Forum 4 was published in May/July 1980 and contains 40 pages.

  • a review of Crossfire, see that page
  • a review of Dilithium Crystals, see that page
  • a review of "First Channel," a Sime~Gen pro novel
  • a review of "Where No Man Has Gone Before, The Authorized Biography of William Shatner"
  • "Think It Over" question for next issue is: "Is in the past couple of years, many long-time ST fans seem to have drifted into other fandoms and areas of interest --- SW, S & H, Galactica, 1999, etc. Is there any specific reason (or reasons) for the defection? Does ST lose its 'magic' after a few years?"
  • "They Laughed When I Sat Down at the Typewriter" by Susan Crites discusses a fan's 'right' to control/copyright her own characters in established fandoms considering one is writing 'borrowed' characters anyway, and what are an zine editors rights and responsibilities in reprinting zines in regards to art

Issue 5

Forum 5 was published in July/August 1980 and contains 45 (though about 6 pages are duplications) pages.

front cover of issue #5, Debi Barbich
  • there is a letter from Joyce Yasner and Devra Langsam thanking a number of fans for their help at Mos'Eastly Con
  • there is a letter from a fan saying there is no formal connect between August Party and Austrek '80, even though some of the organizers are the same. "We are a fan-run con and such, request your support."
  • Mpingo Press "is finally recovering from its economic problems, and wishes to thank all the patient people who gave understanding assistance and just plain did not hassle us."
  • several fans have announced they are marrying other fans
  • there is a new column called "Miss Demeanor" that is meant to answer fans' letters about fannish behavior and culture
  • "They Laughed When I Sat Down at the Typewriter" by Susan Crites talks of choosing fiction to print in zines and rewrites
  • a review of Games of Love and Duty, see that page
  • a review of Echerni: The Lightfleet Letters, see that page
  • a review of One Way Mirror, see that page
  • a review of Menagerie #16, see that issue
  • a review of a zine (mostly non-fiction, but also some fiction) called "Windhaven" (issue #5) focusing on females, minorities, issues, articles relating to writing and motivation
  • a review of Spin Dizzie #3, see that page

Issue 6

front cover of issue #6, Shona Jackson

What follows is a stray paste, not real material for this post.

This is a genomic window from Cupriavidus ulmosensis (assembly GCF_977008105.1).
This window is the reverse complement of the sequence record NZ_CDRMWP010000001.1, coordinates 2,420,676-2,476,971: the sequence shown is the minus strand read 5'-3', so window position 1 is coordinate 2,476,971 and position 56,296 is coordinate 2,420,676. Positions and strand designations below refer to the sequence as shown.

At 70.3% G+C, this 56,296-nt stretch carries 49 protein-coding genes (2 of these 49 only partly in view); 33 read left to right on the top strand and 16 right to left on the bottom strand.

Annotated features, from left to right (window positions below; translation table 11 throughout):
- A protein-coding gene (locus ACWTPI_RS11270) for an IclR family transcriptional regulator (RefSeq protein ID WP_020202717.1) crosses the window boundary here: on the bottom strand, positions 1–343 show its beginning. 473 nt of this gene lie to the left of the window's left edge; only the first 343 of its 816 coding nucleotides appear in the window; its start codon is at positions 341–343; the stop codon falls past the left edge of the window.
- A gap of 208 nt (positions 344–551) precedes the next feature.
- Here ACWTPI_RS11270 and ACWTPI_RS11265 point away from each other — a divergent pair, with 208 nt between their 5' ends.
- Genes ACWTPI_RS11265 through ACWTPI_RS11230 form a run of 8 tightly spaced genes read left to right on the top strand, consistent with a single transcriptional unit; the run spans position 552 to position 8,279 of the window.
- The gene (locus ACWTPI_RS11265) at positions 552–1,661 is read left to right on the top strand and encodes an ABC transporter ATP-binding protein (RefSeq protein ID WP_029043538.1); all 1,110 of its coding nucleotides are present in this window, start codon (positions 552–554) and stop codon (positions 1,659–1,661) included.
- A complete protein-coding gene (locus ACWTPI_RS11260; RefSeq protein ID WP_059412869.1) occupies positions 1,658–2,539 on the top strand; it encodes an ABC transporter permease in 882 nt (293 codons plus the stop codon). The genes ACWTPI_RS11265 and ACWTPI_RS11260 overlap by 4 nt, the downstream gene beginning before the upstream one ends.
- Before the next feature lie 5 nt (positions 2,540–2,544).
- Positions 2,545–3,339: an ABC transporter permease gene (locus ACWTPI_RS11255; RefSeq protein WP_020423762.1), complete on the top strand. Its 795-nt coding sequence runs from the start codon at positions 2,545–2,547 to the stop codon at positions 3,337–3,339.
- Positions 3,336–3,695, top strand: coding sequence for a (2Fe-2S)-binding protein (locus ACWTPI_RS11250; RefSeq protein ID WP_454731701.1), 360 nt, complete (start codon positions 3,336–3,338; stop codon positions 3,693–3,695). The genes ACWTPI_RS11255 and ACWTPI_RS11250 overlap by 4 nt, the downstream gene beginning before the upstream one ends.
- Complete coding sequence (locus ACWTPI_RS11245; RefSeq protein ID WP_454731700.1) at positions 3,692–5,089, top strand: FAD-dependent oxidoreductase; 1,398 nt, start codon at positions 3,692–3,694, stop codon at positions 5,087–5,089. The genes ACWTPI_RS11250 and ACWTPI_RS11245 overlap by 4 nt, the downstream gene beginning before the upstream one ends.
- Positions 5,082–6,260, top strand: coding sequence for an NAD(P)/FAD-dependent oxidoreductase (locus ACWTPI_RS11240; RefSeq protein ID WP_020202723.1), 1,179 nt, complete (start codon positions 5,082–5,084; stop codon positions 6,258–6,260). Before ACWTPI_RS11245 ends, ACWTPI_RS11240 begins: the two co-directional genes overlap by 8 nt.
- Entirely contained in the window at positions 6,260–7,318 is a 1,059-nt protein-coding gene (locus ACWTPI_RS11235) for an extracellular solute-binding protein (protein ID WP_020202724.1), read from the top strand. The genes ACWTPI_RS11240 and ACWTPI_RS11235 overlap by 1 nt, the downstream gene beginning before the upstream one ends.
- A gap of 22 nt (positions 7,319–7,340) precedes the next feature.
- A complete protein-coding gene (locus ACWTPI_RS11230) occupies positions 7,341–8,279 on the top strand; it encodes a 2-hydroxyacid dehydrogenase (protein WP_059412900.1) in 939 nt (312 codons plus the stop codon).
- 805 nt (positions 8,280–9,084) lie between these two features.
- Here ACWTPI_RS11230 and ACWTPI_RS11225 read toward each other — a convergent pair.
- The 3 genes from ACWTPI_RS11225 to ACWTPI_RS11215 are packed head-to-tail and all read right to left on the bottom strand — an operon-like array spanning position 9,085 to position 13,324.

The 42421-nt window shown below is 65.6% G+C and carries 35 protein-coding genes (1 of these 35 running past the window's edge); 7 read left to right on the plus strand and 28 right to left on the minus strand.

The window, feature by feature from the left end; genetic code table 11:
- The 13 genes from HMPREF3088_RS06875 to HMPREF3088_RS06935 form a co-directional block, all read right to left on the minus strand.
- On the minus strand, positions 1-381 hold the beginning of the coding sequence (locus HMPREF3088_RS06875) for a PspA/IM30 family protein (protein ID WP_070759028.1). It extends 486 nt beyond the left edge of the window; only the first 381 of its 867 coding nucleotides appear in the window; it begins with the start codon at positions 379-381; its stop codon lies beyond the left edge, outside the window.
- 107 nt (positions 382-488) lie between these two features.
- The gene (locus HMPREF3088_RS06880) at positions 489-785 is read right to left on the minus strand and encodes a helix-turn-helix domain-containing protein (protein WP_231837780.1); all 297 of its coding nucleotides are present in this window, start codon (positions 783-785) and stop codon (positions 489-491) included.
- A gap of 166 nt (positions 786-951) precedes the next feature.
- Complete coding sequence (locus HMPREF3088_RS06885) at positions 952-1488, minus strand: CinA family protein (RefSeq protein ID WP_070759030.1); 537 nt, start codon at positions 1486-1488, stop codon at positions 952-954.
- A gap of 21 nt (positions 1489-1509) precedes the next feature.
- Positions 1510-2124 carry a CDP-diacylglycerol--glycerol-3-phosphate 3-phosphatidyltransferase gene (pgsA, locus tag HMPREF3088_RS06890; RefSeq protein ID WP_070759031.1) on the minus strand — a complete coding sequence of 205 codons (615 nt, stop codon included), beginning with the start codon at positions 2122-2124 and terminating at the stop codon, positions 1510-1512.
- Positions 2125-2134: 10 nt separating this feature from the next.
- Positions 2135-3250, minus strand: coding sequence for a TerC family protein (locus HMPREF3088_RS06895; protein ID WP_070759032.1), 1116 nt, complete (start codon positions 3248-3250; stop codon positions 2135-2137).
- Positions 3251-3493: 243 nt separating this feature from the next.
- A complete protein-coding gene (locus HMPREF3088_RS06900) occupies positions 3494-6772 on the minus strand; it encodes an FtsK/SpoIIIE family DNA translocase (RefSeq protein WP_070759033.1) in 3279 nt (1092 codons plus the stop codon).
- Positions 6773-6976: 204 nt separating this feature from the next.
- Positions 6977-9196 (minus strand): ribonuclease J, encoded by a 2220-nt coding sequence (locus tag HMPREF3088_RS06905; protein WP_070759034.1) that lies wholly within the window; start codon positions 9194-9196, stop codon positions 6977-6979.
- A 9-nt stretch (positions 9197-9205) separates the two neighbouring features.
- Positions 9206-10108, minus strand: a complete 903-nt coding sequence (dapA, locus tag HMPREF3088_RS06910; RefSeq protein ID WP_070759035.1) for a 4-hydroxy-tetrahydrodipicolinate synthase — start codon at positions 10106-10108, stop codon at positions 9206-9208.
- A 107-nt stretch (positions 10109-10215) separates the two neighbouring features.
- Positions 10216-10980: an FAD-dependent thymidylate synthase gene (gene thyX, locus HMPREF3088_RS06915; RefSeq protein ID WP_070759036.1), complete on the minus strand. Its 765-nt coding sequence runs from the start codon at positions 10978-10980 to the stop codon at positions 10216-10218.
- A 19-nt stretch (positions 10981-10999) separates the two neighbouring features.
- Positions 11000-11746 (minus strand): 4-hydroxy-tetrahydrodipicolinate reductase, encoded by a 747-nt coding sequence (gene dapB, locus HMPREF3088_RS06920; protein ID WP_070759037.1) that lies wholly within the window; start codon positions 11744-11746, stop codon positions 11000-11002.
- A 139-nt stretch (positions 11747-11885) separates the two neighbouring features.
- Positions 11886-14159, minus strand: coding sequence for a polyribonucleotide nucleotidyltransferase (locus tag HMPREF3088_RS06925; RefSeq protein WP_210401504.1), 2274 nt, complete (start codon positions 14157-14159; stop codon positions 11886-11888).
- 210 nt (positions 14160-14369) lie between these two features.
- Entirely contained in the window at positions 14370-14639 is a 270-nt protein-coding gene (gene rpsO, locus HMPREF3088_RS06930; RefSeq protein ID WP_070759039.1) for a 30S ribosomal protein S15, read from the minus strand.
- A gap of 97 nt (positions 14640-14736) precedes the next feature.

Forum 6 was published in August/October 1980 and contains 40 pages.

  • there is a letter from Jean Lorrah that says another fan, one who offered to sell fanzines at a con for her, has reneged on the deal. When asked to return the zines or the money owed, there has been no answer and the Lorrah is out $138.75. She warns that this fan is no longer to be trusted.
  • "Miss Demeanor" explains the usage and history of the term: Sci Fi
  • a review of The Perfect Object, see that page
  • a review of Penumbra, see that page
  • a review of Spin Dizzie #4, see that page
  • a review of "Shadows Of", a zine that contains a tiny, tiny amount of Trek fiction

Issue 7

Forum 7 was published in October/November 1980 and contains about 40 pages.

front cover of issue #7, Debi Barbich
  • the editors respond to a letter printed in Interstat #34 regarding the review of Penumbra in Datazine #6. They write that they do not edit reviews, nor do they shun controversy and welcome all fans to write reviews. They print a rebuttal review of Penumbra by Susan Crites.
  • the editors have received an unsigned memo complaining about a Star Trek club in Massachusetts:
    I resent being the recipient of unsigned slanderous material of any sort. If the folks who authored this thing will contact me and be honest enough to use their name, I will be willing to listen to their position. Meanwhile, I could prefer to have no more anonymouse crap in my mailbox.
  • the editors have also lost money sent in for zines to a fan who has had to cancel a con called S'Con. This loss of $37.50 means they must delay the printing of the next 'Forum.'
  • a fan complains of the review of Dilithium Crystals by Tigriffin. It was "... the most careless hatchet-job I have ever read in fandom."
  • "They Laughed When I Sat Down at the Typewriter" by Susan Crites, she recommends some books useful to writing
  • a review of Starweaver, see that page